Distress Tolerance, PTSD symptoms, and Suicidal Ideation among Trauma-Exposed Inpatient Adolescents

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Objective: The present investigation examined the moderating role of behaviorally-indexed distress tolerance (DT; operationalized herein as persistence in a cognitively demanding serial addition task) in the association between posttraumatic stress disorder (PTSD) symptom severity and suicidal ideation in a sample of trauma-exposed inpatient adolescents. It was hypothesized that the relation between PTSD symptoms and suicide ideation would be positive among those with high (vs. low) behaviorally-indexed DT. Method: The sample included 50 adolescents ages 12-17 years (52.0% female; Mage = 15.1 years, SD = 0.51, range = 12 - 17 years) with exposure to at least one traumatic event. Participants completed measures of PTSD symptom severity, health-risk behaviors, DT, and depressive symptomatology. Results: Adolescents who endorsed a history of suicidal ideation reported significantly greater PTSD symptoms (M = 19.76, SD = 12.47) compared to adolescents who denied suicidal ideation (M = 9.24, SD = 9.16), t = -3.44, p = .001. Although moderation analyses yielded a nonsignificant interaction, visual inspection and statistical analyses of the simple slopes revealed a trending conditional effect of DT on the relationship between PTSD and suicidal ideation, such that the relation was positive at high and moderate levels of DT (ps = .06). Conclusions: Findings revealed a positive relationship between PTSD and suicidal ideation at moderate and high levels of DT; however, statistical significance was not achieved. Replication with a larger sample is needed. The findings emphasize the need for early intervention focused on use of appropriate ways to regulate distress, especially among adolescents with high DT.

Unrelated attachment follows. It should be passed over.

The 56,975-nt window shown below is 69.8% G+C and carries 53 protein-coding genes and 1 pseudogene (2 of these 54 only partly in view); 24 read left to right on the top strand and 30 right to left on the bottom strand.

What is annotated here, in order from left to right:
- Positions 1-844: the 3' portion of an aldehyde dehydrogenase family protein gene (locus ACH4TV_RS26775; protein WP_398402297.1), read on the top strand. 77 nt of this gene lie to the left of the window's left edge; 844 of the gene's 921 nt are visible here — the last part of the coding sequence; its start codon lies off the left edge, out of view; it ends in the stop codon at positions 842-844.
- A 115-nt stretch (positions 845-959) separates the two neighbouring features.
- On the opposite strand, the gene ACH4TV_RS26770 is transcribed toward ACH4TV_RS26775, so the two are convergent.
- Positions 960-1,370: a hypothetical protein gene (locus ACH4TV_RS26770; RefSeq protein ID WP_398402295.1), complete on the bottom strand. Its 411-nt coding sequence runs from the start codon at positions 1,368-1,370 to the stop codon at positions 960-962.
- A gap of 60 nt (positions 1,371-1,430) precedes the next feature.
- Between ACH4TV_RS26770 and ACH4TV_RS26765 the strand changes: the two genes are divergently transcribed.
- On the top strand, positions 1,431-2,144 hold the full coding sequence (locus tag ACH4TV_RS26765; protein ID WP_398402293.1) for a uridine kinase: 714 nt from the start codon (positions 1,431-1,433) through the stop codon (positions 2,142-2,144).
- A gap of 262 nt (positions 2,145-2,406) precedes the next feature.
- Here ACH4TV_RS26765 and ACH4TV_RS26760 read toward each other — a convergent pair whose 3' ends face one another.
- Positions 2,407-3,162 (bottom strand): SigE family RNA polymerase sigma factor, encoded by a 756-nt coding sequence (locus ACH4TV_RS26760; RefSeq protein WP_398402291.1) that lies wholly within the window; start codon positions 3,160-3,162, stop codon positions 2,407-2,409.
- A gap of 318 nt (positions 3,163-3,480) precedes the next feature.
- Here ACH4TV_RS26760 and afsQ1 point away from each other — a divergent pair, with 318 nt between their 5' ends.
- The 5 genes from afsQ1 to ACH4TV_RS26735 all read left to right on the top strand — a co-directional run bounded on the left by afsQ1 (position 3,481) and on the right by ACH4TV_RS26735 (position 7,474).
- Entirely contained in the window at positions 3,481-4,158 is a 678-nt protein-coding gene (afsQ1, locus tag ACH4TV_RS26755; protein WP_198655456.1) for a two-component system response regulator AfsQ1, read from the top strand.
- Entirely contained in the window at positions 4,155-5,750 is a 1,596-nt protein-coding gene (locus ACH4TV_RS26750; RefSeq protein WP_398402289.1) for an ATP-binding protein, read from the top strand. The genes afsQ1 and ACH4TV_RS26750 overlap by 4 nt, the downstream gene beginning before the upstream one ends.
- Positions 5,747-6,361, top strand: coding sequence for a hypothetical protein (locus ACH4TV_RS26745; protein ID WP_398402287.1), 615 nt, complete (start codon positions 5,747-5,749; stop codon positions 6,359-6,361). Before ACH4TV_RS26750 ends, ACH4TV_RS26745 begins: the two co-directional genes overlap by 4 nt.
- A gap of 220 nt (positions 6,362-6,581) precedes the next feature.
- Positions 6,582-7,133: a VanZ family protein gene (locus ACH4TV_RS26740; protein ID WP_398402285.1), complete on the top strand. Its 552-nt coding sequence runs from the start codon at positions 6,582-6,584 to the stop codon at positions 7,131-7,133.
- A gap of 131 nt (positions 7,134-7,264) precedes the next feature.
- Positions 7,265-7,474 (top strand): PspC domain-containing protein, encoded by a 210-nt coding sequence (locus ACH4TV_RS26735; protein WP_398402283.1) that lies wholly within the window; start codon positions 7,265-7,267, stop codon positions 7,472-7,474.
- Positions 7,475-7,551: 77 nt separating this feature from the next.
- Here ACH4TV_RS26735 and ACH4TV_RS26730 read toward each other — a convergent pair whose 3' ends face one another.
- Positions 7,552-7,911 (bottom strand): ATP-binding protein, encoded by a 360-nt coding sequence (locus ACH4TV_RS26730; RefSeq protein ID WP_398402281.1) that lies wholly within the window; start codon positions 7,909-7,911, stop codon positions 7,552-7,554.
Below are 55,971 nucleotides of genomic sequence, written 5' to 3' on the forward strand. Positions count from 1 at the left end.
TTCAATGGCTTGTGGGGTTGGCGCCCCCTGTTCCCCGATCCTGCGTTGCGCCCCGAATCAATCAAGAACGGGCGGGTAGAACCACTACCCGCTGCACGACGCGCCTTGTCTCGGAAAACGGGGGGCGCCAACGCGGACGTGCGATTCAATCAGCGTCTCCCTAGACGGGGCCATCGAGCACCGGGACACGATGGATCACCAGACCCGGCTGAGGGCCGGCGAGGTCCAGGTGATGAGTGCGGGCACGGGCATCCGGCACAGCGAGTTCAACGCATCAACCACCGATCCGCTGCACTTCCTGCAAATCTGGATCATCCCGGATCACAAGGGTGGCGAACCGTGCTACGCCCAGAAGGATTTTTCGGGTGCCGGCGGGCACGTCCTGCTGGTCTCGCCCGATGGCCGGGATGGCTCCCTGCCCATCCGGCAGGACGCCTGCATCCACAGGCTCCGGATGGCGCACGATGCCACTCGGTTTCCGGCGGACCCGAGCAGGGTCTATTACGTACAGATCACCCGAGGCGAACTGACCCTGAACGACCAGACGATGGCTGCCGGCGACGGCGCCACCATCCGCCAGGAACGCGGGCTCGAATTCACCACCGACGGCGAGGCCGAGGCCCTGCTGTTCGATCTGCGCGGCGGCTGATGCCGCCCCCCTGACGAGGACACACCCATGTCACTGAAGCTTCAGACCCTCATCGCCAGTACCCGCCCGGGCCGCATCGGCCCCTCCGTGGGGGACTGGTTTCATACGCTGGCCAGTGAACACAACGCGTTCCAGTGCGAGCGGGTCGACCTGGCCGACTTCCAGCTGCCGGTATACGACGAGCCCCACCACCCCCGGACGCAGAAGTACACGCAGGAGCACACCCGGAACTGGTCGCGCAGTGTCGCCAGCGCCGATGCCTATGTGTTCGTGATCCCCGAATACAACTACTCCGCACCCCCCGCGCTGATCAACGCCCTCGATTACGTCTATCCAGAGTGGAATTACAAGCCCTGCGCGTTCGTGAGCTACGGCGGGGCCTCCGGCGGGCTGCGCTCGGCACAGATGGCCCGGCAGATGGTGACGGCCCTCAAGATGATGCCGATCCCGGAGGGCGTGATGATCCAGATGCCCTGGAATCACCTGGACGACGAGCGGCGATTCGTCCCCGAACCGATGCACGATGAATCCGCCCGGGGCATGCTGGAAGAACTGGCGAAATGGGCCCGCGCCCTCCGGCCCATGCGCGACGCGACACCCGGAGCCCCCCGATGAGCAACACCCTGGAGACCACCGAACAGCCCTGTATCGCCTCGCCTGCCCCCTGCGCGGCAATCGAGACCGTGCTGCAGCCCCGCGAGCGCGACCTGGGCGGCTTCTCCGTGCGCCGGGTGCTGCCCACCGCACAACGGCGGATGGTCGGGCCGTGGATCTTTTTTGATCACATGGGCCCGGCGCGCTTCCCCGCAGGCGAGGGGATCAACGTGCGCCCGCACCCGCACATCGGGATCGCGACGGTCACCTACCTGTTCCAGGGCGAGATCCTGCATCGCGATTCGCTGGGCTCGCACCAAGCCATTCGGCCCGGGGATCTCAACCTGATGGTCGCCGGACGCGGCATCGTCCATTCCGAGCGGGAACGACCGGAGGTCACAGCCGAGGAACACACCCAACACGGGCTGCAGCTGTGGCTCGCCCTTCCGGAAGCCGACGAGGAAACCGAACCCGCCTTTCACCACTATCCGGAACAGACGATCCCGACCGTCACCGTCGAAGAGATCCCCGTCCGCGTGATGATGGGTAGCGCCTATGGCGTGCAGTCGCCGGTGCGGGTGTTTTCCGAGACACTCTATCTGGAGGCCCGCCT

Posttraumatic stress disorder (PTSD), Suicide ideation, Distress tolerance, Trauma, Adolescents